Summer Goals

I know we make new year’s goals, some of which we keep. This year, however, I decided to make summer goals.

Write everyday

Draw everyday

More yoga

Get out more – now that we’re out of quarantine

Start my back burner projects

I’m sure there’s more, but that’s a good start.

SMART Goals need to be specific, so I learned in the Psychology of Motivation class I took last semester. I’ll work on specificity as well as the other things noted in the YouTube video.

I would love to hear other people’s goals!

Welcome to the world of participation trophies, self publishing, and mediocrity.

I saw a post in one of the writers’ groups. It read something like, “Editing is so expensive, is it really that important?”

Welcome to the world of participation trophies, self publishing, and mediocrity.

I have NOTHING against self publishing (or even participation trophies); however, there are many people who point to these as the problem creating people who don’t try, who don’t work for what they want, who don’t even try to shine.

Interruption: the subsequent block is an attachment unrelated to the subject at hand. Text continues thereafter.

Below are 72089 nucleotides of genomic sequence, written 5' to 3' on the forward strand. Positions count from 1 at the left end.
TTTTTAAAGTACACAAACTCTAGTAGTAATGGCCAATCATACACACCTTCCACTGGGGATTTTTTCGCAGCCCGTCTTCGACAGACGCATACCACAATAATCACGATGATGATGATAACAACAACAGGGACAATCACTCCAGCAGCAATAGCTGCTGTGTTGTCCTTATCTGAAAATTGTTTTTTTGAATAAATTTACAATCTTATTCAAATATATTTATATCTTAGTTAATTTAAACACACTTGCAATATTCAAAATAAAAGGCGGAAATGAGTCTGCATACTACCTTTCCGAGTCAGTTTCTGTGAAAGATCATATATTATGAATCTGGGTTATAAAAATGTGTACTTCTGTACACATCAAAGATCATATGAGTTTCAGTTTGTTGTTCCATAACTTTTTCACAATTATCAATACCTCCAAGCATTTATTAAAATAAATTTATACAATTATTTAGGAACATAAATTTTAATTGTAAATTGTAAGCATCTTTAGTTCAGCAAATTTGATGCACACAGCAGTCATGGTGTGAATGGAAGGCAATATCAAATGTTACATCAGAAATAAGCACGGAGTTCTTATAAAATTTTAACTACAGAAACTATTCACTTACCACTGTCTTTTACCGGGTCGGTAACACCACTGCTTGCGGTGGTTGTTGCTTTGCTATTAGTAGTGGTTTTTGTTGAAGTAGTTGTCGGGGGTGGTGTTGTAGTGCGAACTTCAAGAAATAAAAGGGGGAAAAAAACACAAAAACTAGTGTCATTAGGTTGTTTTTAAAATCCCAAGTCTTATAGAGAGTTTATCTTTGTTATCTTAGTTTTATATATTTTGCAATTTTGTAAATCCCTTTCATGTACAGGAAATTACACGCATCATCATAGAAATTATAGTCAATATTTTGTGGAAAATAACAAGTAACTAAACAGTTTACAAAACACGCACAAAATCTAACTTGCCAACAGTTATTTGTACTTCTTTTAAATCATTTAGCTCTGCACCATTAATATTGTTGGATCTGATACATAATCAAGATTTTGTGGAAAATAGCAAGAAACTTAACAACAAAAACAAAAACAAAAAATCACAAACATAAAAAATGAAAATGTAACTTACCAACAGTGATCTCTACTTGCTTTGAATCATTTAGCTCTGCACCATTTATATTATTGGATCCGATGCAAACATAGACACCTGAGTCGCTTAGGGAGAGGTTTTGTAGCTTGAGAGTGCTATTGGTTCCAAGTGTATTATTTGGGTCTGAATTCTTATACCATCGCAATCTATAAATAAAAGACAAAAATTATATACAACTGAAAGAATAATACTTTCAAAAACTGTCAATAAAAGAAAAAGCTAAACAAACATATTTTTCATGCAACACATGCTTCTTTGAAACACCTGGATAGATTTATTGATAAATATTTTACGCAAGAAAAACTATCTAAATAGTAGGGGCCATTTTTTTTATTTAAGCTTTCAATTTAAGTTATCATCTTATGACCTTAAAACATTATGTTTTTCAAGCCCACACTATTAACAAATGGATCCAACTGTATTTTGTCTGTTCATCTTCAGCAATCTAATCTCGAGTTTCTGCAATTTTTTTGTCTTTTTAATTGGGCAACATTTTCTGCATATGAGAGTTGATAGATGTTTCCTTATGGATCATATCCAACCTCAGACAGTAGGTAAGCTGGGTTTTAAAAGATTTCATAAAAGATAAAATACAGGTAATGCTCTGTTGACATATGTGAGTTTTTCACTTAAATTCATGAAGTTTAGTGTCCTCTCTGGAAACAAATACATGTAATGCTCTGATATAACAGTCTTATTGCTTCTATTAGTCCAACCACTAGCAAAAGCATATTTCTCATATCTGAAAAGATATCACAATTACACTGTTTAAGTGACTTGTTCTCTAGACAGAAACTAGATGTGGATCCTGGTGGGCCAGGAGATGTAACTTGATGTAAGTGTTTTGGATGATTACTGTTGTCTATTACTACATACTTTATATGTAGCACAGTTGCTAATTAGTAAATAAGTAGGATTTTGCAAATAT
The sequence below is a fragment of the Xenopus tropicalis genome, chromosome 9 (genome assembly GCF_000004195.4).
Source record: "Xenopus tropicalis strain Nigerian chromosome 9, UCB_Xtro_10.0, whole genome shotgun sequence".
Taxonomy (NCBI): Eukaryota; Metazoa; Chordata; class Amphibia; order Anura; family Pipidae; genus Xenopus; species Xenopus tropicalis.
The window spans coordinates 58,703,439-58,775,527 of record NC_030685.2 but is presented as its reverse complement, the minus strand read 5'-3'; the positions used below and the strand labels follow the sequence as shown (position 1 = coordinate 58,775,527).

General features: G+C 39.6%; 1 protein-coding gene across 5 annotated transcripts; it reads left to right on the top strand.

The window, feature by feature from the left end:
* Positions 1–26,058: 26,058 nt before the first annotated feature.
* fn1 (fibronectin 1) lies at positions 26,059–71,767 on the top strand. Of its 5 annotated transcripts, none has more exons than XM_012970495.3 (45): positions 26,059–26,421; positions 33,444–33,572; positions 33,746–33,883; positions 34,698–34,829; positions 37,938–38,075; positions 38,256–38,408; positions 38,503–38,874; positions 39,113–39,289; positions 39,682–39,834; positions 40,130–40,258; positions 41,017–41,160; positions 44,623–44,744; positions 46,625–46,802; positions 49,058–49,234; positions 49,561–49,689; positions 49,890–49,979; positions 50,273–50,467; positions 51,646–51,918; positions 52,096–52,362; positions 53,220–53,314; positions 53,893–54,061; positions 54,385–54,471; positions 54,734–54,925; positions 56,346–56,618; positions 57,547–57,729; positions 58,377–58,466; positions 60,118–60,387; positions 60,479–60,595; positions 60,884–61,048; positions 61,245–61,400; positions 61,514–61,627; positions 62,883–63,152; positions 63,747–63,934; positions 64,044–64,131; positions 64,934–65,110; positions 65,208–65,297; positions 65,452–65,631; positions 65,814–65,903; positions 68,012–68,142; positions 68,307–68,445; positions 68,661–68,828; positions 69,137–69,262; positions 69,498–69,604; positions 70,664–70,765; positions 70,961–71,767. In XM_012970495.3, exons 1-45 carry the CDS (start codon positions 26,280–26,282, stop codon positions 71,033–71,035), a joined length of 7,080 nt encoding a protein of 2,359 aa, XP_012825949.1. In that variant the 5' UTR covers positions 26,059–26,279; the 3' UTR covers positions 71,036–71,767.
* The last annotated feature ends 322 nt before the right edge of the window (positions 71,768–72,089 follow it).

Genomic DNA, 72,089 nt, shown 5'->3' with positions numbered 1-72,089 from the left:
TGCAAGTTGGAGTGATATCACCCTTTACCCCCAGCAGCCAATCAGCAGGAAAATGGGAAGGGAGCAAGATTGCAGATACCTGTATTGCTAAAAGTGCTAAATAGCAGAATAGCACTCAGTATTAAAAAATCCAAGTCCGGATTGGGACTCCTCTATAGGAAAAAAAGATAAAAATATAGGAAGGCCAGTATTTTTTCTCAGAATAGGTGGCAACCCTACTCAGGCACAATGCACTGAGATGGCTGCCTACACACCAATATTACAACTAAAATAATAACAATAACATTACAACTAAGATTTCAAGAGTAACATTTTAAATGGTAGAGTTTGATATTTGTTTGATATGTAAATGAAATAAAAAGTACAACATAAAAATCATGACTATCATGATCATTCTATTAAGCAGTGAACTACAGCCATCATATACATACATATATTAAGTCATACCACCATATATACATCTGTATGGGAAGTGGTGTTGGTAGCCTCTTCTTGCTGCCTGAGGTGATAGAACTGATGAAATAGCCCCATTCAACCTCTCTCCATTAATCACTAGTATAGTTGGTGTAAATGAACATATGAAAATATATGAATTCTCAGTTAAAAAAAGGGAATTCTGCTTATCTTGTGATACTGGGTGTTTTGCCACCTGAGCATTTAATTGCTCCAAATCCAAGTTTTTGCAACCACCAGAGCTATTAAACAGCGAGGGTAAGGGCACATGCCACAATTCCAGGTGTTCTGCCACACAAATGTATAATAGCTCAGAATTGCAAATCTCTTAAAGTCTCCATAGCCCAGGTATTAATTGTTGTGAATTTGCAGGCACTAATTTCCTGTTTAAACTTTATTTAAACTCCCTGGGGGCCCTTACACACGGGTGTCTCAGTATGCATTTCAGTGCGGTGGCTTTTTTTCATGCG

Yes, there are published books, even from the big 5 publishers, with errors, and author’s cringe because authors work at their craft. They spend weeks and months reading over their WIP thousands of times. Their beta readers read it. Their editors edited it. They rewrote, and edited, edited, and edited for it to be letter perfect. At no time, do any of the authors I know, sit back and say, “eh, does the editing really matter?”

That’s where the real work takes place. That’s writing. Putting words on paper is only the very first part of the job.

The short answer is “yes, editing matters!” Do it yourself or spend the money.

There is far too much crap out there to sift through. If it is not something you feel will shine, win awards, of which you can be proud, put it in your bottom drawer. You can still tell people you’re a writer and your opus is in progress.

A fondness for 4am

4am

The world is different at night. Those early morning hours before the sun rises, it seems no one is awake, no one is moving around ready for the world.